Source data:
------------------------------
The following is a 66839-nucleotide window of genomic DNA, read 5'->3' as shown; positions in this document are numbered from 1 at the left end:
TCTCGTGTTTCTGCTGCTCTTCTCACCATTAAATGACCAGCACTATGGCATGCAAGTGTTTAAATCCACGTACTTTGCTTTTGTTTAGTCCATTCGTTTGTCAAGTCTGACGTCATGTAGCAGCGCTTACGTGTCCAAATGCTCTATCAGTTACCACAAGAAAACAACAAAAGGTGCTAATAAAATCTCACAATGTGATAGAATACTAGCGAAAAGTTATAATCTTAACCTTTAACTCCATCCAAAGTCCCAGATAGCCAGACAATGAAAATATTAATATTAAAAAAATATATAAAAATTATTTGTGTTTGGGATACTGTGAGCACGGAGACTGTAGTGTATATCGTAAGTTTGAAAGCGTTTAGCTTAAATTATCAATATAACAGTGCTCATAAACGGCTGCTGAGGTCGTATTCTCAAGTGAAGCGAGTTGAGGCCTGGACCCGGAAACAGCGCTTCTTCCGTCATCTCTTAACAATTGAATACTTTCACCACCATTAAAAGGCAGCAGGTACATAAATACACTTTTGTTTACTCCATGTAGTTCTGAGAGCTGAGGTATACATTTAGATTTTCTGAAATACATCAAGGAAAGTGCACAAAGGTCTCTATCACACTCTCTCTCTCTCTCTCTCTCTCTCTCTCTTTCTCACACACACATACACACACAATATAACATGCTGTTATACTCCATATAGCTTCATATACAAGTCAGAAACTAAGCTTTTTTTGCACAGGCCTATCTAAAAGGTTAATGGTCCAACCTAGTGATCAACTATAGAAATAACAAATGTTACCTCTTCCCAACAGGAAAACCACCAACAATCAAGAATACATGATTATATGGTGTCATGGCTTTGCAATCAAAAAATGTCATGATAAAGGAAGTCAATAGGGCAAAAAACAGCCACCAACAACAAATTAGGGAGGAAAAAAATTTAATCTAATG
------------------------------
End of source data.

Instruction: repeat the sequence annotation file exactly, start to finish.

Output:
The following is a 66839-nucleotide window of genomic DNA, read 5'->3' as shown; positions in this document are numbered from 1 at the left end:
TCTCGTGTTTCTGCTGCTCTTCTCACCATTAAATGACCAGCACTATGGCATGCAAGTGTTTAAATCCACGTACTTTGCTTTTGTTTAGTCCATTCGTTTGTCAAGTCTGACGTCATGTAGCAGCGCTTACGTGTCCAAATGCTCTATCAGTTACCACAAGAAAACAACAAAAGGTGCTAATAAAATCTCACAATGTGATAGAATACTAGCGAAAAGTTATAATCTTAACCTTTAACTCCATCCAAAGTCCCAGATAGCCAGACAATGAAAATATTAATATTAAAAAAATATATAAAAATTATTTGTGTTTGGGATACTGTGAGCACGGAGACTGTAGTGTATATCGTAAGTTTGAAAGCGTTTAGCTTAAATTATCAATATAACAGTGCTCATAAACGGCTGCTGAGGTCGTATTCTCAAGTGAAGCGAGTTGAGGCCTGGACCCGGAAACAGCGCTTCTTCCGTCATCTCTTAACAATTGAATACTTTCACCACCATTAAAAGGCAGCAGGTACATAAATACACTTTTGTTTACTCCATGTAGTTCTGAGAGCTGAGGTATACATTTAGATTTTCTGAAATACATCAAGGAAAGTGCACAAAGGTCTCTATCACACTCTCTCTCTCTCTCTCTCTCTCTCTCTCTTTCTCACACACACATACACACACAATATAACATGCTGTTATACTCCATATAGCTTCATATACAAGTCAGAAACTAAGCTTTTTTTGCACAGGCCTATCTAAAAGGTTAATGGTCCAACCTAGTGATCAACTATAGAAATAACAAATGTTACCTCTTCCCAACAGGAAAACCACCAACAATCAAGAATACATGATTATATGGTGTCATGGCTTTGCAATCAAAAAATGTCATGATAAAGGAAGTCAATAGGGCAAAAAACAGCCACCAACAACAAATTAGGGAGGAAAAAAATTTAATCTAATG